- College costs have risen in the last 20 years at a rate that is, I would guess, at least double the inflation rate. I have not seen a cogent explanation of why this is, but I would guess that it is a result of two factors. More money being available to students in the form of loans which relieve the colleges of having to compete as much on tuition costs. There has been an increased competition for students on other factors including such things as replacing the 10’x20′ dorm rooms that I remember with 2 bedroom apartments with complete kitchens. In a sense, the increased availability of loans is similar to what we experienced in the housing market which had the effect of driving housing prices up. In any event, people are beginning to question the wisdom of amassing large debt to obtain college degrees for non-existent jobs or jobs that may not pay well enough to retire the debt without several years of hardship.
- Do college graduates always make more money than non-college graduates? Not necessarily – consider names such as Bill Gates and Steve Jobs – both of whom were college drop-outs. Not long ago I saw a list of 10 CEOs who suggested that a traditional 4 year college degree is not necessary for success. And then there is Jimmy Joe (not his real name), a relative who had reportedly some difficulty getting through high school. He now apparently has no difficulty finding what is probably a 6-figure paying job and holds several patents.
- There are many different options for learning things that are important to one’s economic success. One of the things that Tulsa offers is a strong Vo Tech school. In doing some work with our local chamber, this seems to be one of the things that manufacturing companies are looking for in location decisions. We have in the local school system started to provide some “school-to-work” programming as an alternative to a college prep track. Much of what I have learned over the years has come post-college in the form of seminars and short courses. Many of these are available from local schools and colleges at a reasonable costs.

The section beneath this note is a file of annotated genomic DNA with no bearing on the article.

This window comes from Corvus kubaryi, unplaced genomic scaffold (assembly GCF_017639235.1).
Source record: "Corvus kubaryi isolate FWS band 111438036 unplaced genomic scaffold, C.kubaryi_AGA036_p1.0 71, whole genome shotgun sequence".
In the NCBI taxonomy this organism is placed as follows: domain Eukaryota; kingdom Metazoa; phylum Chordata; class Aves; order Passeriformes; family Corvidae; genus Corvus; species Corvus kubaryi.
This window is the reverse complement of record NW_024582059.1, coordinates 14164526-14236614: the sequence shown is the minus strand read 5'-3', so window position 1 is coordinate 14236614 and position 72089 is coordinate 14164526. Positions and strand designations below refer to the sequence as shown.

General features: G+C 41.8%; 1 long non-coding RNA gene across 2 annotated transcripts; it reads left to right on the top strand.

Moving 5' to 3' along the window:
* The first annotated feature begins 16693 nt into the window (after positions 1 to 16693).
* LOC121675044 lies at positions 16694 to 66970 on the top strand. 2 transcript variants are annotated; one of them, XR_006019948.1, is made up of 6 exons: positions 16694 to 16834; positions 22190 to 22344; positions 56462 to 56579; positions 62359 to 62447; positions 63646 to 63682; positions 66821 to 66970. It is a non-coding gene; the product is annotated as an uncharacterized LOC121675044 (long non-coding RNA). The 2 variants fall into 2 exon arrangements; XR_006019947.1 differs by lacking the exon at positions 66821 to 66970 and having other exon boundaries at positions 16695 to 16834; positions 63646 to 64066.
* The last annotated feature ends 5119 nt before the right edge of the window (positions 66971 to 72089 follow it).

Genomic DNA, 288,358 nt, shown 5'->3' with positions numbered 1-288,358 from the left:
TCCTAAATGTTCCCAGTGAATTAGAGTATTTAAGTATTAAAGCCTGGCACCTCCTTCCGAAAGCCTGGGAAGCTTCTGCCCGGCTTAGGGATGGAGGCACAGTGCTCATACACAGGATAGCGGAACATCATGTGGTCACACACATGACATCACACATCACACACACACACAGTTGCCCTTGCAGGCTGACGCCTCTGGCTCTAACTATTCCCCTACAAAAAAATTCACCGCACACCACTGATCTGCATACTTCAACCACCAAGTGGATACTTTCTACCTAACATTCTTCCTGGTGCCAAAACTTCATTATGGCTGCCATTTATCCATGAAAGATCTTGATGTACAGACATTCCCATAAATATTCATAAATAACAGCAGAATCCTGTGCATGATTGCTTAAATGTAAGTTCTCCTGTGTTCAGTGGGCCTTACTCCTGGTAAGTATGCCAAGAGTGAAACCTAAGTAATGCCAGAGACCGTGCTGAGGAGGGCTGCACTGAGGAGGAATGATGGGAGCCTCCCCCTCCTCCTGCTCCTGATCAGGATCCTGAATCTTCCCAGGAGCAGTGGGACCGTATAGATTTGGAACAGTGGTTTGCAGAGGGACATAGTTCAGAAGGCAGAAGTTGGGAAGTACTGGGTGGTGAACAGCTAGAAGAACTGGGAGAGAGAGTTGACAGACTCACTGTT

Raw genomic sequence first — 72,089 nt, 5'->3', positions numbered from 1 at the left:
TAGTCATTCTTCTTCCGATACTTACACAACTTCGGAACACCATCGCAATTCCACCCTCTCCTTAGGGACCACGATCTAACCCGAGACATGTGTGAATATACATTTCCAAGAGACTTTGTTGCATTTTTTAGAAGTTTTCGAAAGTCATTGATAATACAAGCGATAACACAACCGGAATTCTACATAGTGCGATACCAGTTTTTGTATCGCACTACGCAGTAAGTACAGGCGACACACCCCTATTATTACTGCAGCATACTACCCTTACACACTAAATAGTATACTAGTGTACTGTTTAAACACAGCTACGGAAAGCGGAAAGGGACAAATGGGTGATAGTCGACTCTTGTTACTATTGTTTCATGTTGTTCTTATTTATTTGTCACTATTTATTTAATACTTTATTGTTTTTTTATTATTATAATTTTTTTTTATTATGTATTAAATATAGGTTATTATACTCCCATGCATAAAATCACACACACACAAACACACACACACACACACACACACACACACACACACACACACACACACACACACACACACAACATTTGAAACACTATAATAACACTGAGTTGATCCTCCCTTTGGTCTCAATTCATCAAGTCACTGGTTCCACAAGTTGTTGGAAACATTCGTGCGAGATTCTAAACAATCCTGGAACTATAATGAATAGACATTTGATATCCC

- In U. S. Corporations including the one I worked for, I have seen the requirement for a 4-year college degree listed for many jobs that don’t really require it. Some do. But many that carry that requirement need knowledge and training, but not necessarily a college degree. For HR departments I think this has become a crutch. It is a screen that makes their job easier than trying to judgementally assess the actual education, knowledge and experience that a person has that is related to a specific job opening. Nondiscrimination laws have not helped in this regard. One of the unintended consequences of those laws has been to cause emphasis to be placed on “tangible and specifically identifiable” requirements so is that if a discrimination law-suit ends up in court it can be better defended than an individual’s judgement of less specific criteria such as “equivalent experience” (whatever that is). The difficulty with this practice is that if a young person aims initially for a profession that doesn’t require a degree and so passes on that option, he/she can seriously limit future options regardless of what his knowledge base has become.
So what is the answer? I agree with Peter Drucker, that education should teach people how to do something in the real world. College tracks, such as Holland Hall provides are good, but not the only alternative we should be providing our young people. We need electrical engineers and architects, but we need other people and skills as well. We need to recognize that all people are not the same and be able to accommodate and foster a range of interest and aptitudes. I belive that everyone can be a productive member of society, but they need to be able to find those things that they are both good at and enjoy. Eigthteen-year-olds (as well as some of the rest of us), don’t necessarily know what they want to do with their lives. They need to be given some help and some options as well as a chance to change their minds before they get saddled with a lot of debt. We need to put more thought on what people need to know and less on how many letters they have after their name. But for this to happen, we need to change some of our cultural thinking about how we judge success and “a life well lived”. Not an easy chore or something that will likely change quickly.